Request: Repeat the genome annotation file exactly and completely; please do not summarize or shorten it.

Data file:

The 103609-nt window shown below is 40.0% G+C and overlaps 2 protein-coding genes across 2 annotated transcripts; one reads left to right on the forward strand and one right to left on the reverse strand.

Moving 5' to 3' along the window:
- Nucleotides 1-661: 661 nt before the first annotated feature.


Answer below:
The 103609-nt window shown below is 40.0% G+C and overlaps 2 protein-coding genes across 2 annotated transcripts; one reads left to right on the forward strand and one right to left on the reverse strand.

Moving 5' to 3' along the window:
- Nucleotides 1-661: 661 nt before the first annotated feature.